"A Cat in Paris": a delightful Academy Award-nominated animated feature opening Friday

Which is the real Paris — the one seen in last week’s grimy child abuse epic Polisse, or the one depicted in A Cat in Paris (Une vie de chat), a delightful Academy Award-nominated animated feature opening this coming Friday, June 1, at Landmark’s Shattuck Cinemas? My money’s on the former, but the latter is definitely the City of Light as we imagine — or hope — it might be.

Directed by Jean-Loup Felicioli and Alain Gagnol, A Cat in Paris relates the tale of Dino, a pampered pet who lives a double life. By day, Dino is the loyal companion of mute youngster Zoe, who collects the dead lizards he brings her in an old sardine can. At night, however, Dino lets his hair down and accompanies Nico (Matthew Modine), a cat burglar who specializes in stealing valuable jewelry from under the sleeping (and sleepwalking) noses of wealthy Parisians.

Eager to bring the burglar to justice, the police put their best detective on the case. By happy coincidence, that turns out to be Zoe’s mother Jeanne (Marcia Gay Harden), who suspects Dino may be involved when she discovers her daughter wearing a purloined bracelet encrusted with fish-shaped stones. Indeed, his paw prints seem to be all over the case.

Further complicating matters is the hulking presence of Victor Costa (JB Blanc), the criminal responsible for the death of Jeanne’s police officer husband (and also, presumably, for the loss of Zoe’s speech). Currently Public Enemy Number 1, Costa is the capo of a gang of hapless thugs with silly Reservoir Dogs-style names (Mr. Potato, Mr. Baby, and Mr. Frog).

Plotting to steal a valuable and rather well endowed piece of statuary known as The Colossus of Nairobi, the quiche-eating Costa has planted a spy to discover how the police plan to safeguard the Colossus. Jeanne’s dreams, meanwhile, are haunted by visions of an amorphous red octopus with the supervillain’s face. Can she overcome her fear of the man who killed her husband — and will Dino lead her to the cat burglar’s doorstep?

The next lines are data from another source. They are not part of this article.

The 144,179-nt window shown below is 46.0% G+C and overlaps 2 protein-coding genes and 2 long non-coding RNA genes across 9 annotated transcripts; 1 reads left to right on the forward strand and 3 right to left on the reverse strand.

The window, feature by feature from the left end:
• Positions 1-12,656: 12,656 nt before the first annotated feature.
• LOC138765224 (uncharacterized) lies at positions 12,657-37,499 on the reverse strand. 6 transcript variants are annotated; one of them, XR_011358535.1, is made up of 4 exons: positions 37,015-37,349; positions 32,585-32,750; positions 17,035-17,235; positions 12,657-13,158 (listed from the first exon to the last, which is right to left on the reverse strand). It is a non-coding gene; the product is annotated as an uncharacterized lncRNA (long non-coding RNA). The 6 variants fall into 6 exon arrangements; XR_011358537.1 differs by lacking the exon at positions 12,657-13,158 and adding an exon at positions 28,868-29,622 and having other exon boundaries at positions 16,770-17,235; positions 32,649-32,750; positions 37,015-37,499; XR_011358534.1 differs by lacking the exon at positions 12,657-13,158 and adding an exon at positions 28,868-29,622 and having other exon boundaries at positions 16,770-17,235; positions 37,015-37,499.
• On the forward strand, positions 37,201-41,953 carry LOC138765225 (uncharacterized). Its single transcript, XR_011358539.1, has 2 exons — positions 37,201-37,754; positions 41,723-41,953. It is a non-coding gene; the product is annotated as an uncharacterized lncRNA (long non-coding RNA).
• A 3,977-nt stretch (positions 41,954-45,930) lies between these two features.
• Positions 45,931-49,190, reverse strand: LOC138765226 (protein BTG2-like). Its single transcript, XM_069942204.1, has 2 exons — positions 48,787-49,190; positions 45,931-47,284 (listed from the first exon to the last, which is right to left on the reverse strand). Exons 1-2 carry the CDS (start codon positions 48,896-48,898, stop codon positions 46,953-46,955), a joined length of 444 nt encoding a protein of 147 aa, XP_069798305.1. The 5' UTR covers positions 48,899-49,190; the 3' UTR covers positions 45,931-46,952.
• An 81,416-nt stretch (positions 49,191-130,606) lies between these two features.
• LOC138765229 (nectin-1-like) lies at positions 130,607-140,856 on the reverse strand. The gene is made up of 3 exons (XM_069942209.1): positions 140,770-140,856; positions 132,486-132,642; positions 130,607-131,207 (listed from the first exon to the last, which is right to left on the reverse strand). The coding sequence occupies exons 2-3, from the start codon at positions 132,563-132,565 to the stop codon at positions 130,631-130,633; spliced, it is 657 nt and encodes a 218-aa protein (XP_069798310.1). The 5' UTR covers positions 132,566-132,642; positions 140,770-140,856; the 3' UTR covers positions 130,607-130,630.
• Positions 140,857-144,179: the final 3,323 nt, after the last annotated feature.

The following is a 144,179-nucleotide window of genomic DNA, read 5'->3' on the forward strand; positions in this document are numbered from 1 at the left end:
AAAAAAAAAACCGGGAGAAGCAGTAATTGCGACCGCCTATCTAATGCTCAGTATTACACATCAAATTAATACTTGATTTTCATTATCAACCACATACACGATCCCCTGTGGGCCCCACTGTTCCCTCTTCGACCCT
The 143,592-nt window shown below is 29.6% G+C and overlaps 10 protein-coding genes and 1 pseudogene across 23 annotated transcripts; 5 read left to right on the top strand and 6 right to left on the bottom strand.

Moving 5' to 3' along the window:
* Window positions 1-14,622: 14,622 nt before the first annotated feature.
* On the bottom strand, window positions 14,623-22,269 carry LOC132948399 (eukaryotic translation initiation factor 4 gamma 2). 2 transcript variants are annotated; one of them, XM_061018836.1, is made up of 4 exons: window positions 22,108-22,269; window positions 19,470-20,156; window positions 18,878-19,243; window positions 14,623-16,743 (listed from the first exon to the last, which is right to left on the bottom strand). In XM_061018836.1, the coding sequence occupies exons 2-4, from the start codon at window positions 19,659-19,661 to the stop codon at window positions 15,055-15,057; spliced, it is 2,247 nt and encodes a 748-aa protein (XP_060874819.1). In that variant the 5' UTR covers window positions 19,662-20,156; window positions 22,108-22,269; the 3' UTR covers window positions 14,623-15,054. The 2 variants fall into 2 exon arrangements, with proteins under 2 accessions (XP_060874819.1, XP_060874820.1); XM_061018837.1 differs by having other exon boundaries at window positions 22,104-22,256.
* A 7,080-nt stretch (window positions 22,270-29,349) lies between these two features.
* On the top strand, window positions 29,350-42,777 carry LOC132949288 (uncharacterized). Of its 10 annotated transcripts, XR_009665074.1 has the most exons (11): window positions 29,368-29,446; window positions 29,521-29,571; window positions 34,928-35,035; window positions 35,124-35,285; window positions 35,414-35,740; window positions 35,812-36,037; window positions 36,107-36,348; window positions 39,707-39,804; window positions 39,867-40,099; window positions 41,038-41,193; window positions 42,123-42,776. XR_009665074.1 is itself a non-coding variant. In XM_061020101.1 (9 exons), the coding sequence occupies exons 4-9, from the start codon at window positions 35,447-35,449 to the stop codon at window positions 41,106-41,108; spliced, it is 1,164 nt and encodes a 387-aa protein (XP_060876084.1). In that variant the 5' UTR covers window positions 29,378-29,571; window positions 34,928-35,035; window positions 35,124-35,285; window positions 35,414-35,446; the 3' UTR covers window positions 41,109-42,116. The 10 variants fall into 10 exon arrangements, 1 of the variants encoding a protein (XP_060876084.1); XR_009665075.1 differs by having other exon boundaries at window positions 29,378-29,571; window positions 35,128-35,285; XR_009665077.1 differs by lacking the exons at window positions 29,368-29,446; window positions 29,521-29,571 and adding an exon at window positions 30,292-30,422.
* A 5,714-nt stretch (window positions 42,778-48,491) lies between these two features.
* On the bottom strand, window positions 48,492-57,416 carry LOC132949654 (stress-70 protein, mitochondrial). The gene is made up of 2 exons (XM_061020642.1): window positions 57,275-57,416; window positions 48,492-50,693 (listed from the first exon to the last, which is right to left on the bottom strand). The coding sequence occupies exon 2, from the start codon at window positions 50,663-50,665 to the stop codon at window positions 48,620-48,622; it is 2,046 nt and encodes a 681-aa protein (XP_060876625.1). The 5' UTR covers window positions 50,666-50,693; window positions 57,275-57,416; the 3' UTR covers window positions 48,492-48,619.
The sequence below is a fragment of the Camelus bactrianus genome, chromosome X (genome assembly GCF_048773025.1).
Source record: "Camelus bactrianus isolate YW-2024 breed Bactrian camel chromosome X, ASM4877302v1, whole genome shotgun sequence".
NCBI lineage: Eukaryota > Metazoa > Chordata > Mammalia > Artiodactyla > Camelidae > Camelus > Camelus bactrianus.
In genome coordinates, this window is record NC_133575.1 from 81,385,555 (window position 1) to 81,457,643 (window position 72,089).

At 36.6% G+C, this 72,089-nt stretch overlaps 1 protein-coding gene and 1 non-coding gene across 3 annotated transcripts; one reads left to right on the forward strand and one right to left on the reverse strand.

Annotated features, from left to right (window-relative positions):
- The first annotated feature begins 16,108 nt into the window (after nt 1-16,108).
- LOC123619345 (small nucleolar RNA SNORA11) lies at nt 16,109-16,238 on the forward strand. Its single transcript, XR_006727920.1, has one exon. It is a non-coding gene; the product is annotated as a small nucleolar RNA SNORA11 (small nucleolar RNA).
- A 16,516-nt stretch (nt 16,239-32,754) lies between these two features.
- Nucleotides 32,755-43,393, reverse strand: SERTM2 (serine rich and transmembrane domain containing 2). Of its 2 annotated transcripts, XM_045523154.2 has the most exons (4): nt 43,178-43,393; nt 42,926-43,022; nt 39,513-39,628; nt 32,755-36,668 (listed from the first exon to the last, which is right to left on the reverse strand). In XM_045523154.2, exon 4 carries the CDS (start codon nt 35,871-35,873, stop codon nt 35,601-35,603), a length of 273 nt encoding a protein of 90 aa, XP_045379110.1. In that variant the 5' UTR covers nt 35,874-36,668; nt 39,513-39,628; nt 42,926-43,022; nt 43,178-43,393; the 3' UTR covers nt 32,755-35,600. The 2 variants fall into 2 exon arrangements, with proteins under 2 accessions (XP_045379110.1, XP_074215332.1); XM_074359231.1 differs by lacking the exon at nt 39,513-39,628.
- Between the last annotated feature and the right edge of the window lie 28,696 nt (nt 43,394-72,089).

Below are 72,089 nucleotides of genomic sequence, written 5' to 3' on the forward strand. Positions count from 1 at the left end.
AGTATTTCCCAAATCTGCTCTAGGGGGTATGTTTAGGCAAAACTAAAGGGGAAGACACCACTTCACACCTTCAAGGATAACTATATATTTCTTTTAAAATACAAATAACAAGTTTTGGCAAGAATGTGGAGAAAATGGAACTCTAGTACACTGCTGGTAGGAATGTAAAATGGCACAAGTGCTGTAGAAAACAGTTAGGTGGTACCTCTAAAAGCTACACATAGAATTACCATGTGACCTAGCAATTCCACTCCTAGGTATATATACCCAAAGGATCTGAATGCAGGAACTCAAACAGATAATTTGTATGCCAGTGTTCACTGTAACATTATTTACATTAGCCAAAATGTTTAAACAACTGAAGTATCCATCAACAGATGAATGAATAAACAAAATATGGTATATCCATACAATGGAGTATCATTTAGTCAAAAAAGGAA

Nominated for Best Animated Feature at this year’s Academy Awards (losing, predictably, to the big budgeted box-office smash Rango), A Cat in Paris previously played the festival circuit in its original French language but has now been dubbed in English in hopes of reaching a wider, Anglophone audience. Small fry may find themselves wishing for a bit more Dino and a little less Jeanne, but children’s films really don’t come any better than this – and parents will be delighted by the complete absence of fart jokes.

Clocking in at 67 minutes, A Cat In Paris is preceded by The Extinction of the Saber-Toothed Housecat, an absolutely delightful three and a half minute cartoon detailing the demise of a Garfield-esque saber-tooth at the figurative hands of a deadly asteroid. Created in Rhode Island by a crew of two (Damon Wong and Dalila ‘Dee’ Boyd), the short cleverly blends cel animation with CGI and makes a wonderful addition to the feline-themed program.

Berkeleyside’s film writer John Seal writes a weekly movie recommendation column at Box Office Prophets, as well as a column in The Phantom of the Movies’ Videoscope, an old-fashioned paper magazine, published quarterly.  

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Freelancer John Seal is Berkeleyside’s film critic. A movie connoisseur with a penchant for natty hats who lives in Oakland, John writes a weekly film recommendation column at Box Office Prophets, as...